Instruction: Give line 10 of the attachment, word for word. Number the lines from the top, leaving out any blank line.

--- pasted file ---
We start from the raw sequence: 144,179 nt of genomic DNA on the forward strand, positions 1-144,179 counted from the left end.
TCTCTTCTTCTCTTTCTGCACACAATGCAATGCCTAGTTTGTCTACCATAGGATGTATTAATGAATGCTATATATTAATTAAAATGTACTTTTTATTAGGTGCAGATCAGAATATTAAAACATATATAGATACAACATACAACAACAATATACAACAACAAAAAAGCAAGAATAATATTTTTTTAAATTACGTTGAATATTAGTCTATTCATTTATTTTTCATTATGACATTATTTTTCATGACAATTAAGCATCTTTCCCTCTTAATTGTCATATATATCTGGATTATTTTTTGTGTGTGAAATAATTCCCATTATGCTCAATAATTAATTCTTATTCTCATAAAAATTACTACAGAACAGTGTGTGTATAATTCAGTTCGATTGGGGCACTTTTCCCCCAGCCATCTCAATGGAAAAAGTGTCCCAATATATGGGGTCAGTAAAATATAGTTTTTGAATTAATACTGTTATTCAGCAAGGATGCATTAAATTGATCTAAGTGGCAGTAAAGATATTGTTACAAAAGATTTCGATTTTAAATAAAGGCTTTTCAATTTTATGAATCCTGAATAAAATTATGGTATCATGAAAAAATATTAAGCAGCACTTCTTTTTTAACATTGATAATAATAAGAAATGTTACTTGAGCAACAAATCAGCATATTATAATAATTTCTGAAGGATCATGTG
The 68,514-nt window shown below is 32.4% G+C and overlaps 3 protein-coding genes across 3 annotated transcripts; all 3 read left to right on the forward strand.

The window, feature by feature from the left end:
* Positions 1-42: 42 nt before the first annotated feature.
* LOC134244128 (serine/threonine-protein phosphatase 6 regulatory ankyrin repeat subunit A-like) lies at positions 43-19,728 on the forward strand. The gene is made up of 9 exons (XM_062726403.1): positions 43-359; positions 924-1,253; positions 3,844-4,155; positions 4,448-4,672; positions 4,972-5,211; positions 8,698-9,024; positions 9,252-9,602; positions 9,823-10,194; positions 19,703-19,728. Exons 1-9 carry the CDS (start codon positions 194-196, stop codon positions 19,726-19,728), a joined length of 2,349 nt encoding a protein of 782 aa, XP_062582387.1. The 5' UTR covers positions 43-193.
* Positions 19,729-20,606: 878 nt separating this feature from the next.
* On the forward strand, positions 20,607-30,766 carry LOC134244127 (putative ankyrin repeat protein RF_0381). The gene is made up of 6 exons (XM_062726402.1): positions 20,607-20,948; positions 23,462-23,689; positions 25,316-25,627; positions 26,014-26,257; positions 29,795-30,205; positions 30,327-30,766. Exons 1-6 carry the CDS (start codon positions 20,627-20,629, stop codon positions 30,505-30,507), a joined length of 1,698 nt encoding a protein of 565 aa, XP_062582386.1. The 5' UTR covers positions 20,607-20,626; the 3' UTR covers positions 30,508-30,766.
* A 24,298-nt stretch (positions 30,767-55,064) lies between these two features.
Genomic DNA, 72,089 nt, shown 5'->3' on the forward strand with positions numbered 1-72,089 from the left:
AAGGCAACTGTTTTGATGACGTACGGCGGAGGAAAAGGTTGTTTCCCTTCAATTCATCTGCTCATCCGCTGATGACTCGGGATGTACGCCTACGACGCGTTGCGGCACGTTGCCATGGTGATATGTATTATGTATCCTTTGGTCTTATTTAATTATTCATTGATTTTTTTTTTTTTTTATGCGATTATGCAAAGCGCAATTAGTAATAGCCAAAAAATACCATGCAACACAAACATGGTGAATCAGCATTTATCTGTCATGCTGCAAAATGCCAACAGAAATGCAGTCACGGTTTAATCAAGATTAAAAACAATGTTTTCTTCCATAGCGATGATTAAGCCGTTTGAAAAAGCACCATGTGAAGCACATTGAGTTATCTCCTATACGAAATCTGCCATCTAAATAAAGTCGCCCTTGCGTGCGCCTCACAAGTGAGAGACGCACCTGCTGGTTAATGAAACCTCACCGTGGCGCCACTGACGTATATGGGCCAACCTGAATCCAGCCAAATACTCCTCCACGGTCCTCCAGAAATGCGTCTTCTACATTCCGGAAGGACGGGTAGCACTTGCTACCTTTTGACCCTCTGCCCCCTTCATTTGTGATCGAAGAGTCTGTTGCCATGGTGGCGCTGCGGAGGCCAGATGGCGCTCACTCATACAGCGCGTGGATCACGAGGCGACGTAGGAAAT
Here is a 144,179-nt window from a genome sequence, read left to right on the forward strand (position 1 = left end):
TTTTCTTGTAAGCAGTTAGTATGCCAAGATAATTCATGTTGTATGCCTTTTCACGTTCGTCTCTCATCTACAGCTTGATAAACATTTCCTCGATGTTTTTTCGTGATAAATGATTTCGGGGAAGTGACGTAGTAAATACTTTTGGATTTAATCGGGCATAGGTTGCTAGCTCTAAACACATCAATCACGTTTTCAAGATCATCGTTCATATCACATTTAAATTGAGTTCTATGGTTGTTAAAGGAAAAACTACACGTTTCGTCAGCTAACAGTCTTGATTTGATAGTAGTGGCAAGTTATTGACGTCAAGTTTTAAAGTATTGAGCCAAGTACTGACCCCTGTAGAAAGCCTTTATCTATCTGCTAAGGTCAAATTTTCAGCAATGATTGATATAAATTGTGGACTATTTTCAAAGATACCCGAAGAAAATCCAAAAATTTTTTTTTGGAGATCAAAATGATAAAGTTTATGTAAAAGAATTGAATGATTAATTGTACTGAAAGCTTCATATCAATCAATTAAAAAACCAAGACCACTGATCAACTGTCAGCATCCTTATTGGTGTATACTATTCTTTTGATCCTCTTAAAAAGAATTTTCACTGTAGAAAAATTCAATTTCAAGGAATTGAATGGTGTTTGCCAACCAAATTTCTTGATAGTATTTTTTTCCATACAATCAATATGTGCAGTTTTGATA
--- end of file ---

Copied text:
Genomic DNA, 72,089 nt, shown 5'->3' on the forward strand with positions numbered 1-72,089 from the left: